Then, manually start the seeding process using Update-MailboxDatabaseCopy and specify which DAG member to seed from.

You can repeat the commands above to add copies of multiple databases to a new server, however that gets a bit tedious. Instead, we can use PowerShell to add multiple database copies in a single command. For example, here is the list of database copies on EX2016SRV1.

We know that DB05, DB07, and DB08 are yet to be added to EX2016SRV2. One way to show only the databases in the DAG that are yet to be added to EX2016SRV2 is as follows.

So we can simply pipe that into Add-MailboxDatabaseCopy to add copies to EX2016SRV2.

Run Get-MailboxDatabaseCopyStatus to see the results.

Removing Database Copies from an Exchange Server 2016 DAG Member

When you are planning to decommission a DAG member you will need to remove all of the database copies from the server before it can be removed from the DAG member list. To remove database copies we use the Remove-MailboxDatabaseCopy.

For example, to remove the copy of DB05 from the DAG member EX2013SRV2 we run this command.

To remove all of the database copies from a DAG member without being prompted for confirmation use the following command.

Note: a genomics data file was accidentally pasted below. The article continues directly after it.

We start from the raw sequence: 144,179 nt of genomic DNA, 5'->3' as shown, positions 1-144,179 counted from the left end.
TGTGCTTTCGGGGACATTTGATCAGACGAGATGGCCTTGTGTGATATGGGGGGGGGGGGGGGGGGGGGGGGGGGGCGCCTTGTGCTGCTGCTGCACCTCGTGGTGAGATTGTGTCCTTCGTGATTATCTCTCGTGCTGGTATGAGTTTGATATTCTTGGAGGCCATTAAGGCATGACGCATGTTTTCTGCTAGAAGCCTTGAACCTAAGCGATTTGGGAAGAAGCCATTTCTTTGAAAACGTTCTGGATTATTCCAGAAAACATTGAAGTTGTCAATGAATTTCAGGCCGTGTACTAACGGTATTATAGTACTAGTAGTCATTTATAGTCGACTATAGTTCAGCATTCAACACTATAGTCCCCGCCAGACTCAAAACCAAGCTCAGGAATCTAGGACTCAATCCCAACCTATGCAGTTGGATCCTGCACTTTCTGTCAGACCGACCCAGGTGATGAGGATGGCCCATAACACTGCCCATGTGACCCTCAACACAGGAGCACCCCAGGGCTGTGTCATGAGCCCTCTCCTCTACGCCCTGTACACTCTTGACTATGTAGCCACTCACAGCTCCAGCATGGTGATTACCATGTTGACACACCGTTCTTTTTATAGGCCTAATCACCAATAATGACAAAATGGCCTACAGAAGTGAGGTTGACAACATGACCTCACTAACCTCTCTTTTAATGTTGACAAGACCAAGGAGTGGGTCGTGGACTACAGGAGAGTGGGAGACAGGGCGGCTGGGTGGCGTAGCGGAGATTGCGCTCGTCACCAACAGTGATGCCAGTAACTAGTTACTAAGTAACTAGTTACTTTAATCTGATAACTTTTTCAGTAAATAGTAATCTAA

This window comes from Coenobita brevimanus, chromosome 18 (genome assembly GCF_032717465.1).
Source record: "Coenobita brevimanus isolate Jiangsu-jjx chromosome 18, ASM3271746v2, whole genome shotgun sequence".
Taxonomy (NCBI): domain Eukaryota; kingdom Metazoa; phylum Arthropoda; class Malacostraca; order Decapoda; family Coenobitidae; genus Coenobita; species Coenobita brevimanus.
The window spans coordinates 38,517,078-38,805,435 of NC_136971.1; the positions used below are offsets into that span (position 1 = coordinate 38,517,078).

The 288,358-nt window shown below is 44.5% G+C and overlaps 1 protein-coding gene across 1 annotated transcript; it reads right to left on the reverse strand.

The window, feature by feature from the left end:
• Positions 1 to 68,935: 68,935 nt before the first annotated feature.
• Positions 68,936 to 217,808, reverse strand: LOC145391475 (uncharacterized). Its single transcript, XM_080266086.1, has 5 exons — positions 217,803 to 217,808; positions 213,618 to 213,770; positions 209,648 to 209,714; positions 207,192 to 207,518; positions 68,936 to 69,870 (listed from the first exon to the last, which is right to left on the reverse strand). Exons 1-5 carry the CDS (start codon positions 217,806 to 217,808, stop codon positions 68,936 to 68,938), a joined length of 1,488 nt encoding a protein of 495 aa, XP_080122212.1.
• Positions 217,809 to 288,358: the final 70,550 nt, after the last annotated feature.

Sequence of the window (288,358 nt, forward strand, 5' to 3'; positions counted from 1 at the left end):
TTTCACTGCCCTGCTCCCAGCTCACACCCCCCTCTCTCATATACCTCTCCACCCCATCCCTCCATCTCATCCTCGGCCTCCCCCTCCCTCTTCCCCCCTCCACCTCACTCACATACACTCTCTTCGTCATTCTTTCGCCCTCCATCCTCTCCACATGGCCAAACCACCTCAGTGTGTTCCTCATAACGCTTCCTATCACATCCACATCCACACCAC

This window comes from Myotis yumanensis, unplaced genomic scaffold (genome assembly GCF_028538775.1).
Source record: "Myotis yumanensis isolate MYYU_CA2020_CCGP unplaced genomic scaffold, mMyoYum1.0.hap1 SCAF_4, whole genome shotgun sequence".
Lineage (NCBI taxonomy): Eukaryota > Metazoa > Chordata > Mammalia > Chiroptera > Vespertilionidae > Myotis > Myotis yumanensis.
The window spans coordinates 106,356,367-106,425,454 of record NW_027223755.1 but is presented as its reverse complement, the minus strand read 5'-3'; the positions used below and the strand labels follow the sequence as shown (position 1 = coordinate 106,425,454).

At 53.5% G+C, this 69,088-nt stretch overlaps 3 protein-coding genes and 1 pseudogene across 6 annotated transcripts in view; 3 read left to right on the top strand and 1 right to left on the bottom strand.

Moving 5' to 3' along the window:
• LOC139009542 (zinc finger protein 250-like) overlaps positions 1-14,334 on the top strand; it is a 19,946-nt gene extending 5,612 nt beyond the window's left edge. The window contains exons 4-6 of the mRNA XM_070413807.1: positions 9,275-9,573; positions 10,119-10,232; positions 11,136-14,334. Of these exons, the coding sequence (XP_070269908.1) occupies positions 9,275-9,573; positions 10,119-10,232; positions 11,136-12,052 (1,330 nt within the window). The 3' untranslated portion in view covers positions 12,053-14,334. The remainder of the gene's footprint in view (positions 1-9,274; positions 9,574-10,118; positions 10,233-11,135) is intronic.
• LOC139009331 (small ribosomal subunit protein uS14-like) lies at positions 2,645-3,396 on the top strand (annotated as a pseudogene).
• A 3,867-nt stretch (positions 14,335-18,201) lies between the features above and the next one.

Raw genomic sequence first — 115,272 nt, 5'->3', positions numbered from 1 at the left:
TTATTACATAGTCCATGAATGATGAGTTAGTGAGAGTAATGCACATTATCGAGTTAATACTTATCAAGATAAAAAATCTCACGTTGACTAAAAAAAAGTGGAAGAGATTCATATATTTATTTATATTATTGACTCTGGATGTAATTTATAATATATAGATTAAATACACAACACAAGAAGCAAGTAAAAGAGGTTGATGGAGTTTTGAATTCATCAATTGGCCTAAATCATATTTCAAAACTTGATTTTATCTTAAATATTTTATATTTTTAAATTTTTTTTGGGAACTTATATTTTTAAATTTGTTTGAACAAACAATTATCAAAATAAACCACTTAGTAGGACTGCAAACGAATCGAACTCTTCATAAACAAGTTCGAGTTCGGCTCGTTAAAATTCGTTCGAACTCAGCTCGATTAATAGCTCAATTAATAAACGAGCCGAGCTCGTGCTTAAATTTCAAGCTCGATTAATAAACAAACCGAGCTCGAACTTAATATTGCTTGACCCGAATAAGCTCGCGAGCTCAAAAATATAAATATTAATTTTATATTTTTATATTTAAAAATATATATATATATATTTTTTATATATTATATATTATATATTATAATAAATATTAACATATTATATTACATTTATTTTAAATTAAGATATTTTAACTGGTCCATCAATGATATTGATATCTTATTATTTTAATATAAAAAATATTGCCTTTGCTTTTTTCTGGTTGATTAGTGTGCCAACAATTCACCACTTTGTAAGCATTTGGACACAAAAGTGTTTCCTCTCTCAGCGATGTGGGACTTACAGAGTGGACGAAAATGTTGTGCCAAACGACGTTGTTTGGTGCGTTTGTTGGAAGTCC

Warning: This will remove all of the database copies from the server without prompting for confirmation first.

If you try to remove a database copy that is currently active it will fail with an error message similar to this.

The database “DB06” is currently hosted on server “EX2016SRV2”. Use Move-ActiveMailboxDatabase to move the active copy of the database to a different server. You can use the Remove-MailboxDatabase task if this is the only copy.

If you were doing this as part of a server decommission you would simply move the active database copy to another server, then re-run Remove-MailboxDatabaseCopy.

Balancing Active Database Copies for an Exchange Server 2016 DAG

The first copy of a database in a DAG is configured with an activation preference of 1. As you add new copies of that database the copies are configured with activation preference values in order. So the second copy is AP=2, the third is AP=3, and so on. Activation preference and the impact is can have on DAG operations is explained in more detail in my article Why Did My Database Failover to the Wrong Server?